But that being said, there doesn’t have to be actual death in your story.
There can be just a whiff of it, like a metaphorical death or the death of a lifelong friendship or a project or even an idea. Whatever it is, something must end because this is the moment when your protagonist’s old way of being or thinking dies so that a new version can be born.
So, let's take a look at our two case studies:
Now, one last thing I want to point out is that whatever happens in this beat, it should happen to your protagonist, and it should at least somewhat be his or her fault, too.
The reason for this is because your protagonist hasn’t learned the lesson or the theme of the story yet. So, whatever actions they’ve taken before this moment, or whatever mistakes they’ve made along the way, everything has culminated in this moment.
In other words, even if the action itself isn’t the character’s fault, the predicament they’re in should somehow be their fault. Your protagonist should in some way be responsible for this all is lost moment, otherwise there’s not really a lesson to be learned in this pivotal moment.
Looking back at our case studies, Katniss hesitates to head back to Rue because she’s so focused on her own survival. Maddy lies about being on some medicine that will allow her to safely go to Hawaii because she thinks her happiness depends on being with Olly. As a result, she ends up in the hospital.
So, hopefully, you can see how in each case study, the protagonist is at least partly responsible for the all is lost moment because of their internal obstacle or wound.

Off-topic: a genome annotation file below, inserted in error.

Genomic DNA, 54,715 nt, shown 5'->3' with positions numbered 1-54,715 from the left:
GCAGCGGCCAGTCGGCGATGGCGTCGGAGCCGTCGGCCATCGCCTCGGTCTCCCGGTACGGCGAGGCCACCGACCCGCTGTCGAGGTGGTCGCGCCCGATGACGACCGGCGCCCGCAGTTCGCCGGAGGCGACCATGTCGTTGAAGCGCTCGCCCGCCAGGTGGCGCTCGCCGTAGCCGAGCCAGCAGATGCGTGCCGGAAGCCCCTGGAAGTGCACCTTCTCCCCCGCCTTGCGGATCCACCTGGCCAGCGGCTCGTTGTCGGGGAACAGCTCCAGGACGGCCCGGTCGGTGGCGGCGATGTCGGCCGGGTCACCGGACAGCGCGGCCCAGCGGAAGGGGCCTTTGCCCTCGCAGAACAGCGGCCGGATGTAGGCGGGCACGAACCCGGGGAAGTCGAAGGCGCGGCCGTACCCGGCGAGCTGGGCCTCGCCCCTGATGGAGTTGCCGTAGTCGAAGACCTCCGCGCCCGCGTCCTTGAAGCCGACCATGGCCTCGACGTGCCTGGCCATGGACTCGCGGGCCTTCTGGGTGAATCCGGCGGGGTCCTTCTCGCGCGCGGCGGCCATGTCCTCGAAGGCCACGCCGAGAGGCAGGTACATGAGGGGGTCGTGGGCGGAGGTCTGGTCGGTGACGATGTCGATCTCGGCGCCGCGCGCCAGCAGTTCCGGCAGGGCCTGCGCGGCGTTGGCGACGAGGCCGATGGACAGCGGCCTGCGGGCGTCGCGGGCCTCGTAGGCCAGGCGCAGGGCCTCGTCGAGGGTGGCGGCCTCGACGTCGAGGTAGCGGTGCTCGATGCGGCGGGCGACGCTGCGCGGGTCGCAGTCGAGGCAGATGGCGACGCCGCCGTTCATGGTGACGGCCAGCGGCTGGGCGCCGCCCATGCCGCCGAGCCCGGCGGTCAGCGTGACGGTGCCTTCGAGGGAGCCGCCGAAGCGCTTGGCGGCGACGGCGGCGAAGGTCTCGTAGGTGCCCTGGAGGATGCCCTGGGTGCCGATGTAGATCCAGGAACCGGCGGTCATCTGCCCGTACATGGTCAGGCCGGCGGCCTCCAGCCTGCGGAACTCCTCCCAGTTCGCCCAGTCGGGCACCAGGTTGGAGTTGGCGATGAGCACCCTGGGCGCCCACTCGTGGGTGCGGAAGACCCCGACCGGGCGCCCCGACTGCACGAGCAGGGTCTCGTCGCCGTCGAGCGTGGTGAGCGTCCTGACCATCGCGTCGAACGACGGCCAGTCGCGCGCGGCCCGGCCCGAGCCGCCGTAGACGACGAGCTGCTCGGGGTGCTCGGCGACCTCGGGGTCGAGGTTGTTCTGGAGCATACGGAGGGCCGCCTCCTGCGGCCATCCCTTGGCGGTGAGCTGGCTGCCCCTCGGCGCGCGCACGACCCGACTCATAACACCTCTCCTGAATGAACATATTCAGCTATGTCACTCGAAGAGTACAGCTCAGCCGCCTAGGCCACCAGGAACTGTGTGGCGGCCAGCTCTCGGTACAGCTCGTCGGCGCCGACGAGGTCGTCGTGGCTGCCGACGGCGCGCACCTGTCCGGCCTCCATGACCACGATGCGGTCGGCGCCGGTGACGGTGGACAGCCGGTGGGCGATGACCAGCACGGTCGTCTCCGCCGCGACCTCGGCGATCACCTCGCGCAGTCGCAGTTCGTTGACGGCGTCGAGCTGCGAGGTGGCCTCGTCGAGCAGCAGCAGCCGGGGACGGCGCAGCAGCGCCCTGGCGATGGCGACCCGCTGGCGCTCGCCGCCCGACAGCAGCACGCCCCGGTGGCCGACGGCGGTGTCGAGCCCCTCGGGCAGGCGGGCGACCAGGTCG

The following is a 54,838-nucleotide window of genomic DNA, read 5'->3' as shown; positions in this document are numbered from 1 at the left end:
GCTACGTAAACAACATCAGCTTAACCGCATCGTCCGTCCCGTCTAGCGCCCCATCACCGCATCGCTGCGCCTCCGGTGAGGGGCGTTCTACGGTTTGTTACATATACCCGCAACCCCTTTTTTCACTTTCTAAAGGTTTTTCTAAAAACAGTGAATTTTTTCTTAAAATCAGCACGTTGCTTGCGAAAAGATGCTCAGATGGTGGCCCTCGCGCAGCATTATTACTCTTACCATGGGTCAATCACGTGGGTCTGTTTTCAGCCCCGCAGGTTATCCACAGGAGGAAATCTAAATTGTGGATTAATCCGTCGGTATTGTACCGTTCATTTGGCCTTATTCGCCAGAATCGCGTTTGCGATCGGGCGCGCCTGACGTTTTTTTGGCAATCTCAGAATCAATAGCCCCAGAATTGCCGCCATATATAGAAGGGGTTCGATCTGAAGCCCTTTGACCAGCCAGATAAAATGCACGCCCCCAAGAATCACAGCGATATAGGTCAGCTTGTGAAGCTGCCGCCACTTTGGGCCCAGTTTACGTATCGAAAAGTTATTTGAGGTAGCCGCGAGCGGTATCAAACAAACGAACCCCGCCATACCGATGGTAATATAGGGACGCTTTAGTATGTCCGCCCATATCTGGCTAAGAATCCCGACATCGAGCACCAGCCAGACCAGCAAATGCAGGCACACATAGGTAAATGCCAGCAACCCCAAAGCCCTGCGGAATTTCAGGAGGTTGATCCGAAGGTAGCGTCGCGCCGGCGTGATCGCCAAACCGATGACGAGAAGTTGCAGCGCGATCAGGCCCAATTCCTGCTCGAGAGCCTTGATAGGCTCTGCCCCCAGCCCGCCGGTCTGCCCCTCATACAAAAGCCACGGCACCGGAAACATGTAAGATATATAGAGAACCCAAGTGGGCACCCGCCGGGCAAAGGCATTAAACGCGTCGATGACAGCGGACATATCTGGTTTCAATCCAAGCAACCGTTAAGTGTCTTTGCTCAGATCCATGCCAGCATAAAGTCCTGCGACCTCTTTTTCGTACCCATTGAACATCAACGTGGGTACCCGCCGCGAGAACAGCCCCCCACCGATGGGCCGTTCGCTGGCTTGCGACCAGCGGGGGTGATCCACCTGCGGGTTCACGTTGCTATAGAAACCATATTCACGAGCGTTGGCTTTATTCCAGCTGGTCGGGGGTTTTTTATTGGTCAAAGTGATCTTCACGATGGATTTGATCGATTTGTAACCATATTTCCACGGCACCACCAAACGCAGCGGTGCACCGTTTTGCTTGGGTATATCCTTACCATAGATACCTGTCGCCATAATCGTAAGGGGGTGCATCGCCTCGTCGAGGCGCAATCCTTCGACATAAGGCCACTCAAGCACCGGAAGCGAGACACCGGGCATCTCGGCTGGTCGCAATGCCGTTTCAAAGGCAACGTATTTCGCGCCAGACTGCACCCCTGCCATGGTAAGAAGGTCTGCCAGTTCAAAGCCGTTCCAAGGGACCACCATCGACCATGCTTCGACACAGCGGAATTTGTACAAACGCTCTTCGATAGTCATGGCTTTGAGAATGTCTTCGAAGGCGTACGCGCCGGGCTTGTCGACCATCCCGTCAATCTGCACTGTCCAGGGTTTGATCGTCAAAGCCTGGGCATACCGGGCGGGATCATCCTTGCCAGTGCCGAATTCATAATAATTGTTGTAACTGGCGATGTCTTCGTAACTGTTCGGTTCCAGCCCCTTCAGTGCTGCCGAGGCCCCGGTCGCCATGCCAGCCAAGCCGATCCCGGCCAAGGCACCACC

And that’s beat number eleven, the all is lost beat.
The Dark Night of the Soul beat is a multi-scene beat that shows how your protagonist reacts to whatever happened during the all is lost moment.
In our plan of fourteen scenes for the back half of act two, this would be the four scenes following the all is lost moment, or scenes thirty-eight through forty-one overall.
So, just like the debate section we went over back in act one, this is a similar beat where the protagonist thinks about what just happened and maybe even wallows a bit.
Your protagonist’s specific reaction really depends on what kind of person they are so, some characters will wallow while others may do something completely different. So, you’ll just consider who your protagonist is and how he or she reacts to bad news and bad events before writing this section.
Now, one thing I want to mention here is that just because you have several scenes that show how your protagonist is dealing with this defeat or with whatever happened during the all is lost moment, it’s not just sitting around feeling sorry for themselves. That would be boring.
So, even though your protagonist is pretty down on life and depressed about whatever happened during the all is lost moment, something deep inside of themselves is taking everything in, analyzing all the information, and considering their next move. So, this is the moment where the final clues fall into place, or when the protagonist sees something (or someone) in a new light, or when the truth finally becomes clear.
And because of that, this multi-scene beat usually includes some kind of epiphany where the protagonist learns the theme of the story and figures things out.
So, they have to face the truth. They’ve gone about things in the wrong way, they’ve made some mistakes, and now, the only way forward involves internalizing the story’s theme and leaving their internal obstacles in the past.
And like the debate section in act one, this dark night of the soul beat raises a question--What will the protagonist do now? What’s the plan?
And on that note, I should mention that in some stories, this beat is where the protagonist moves back to the familiar world in order to recalibrate and move forward. So, they might go home to where they grew up, reunite with an old friend, or whatever they’d do when they’re feeling lost and wallowing.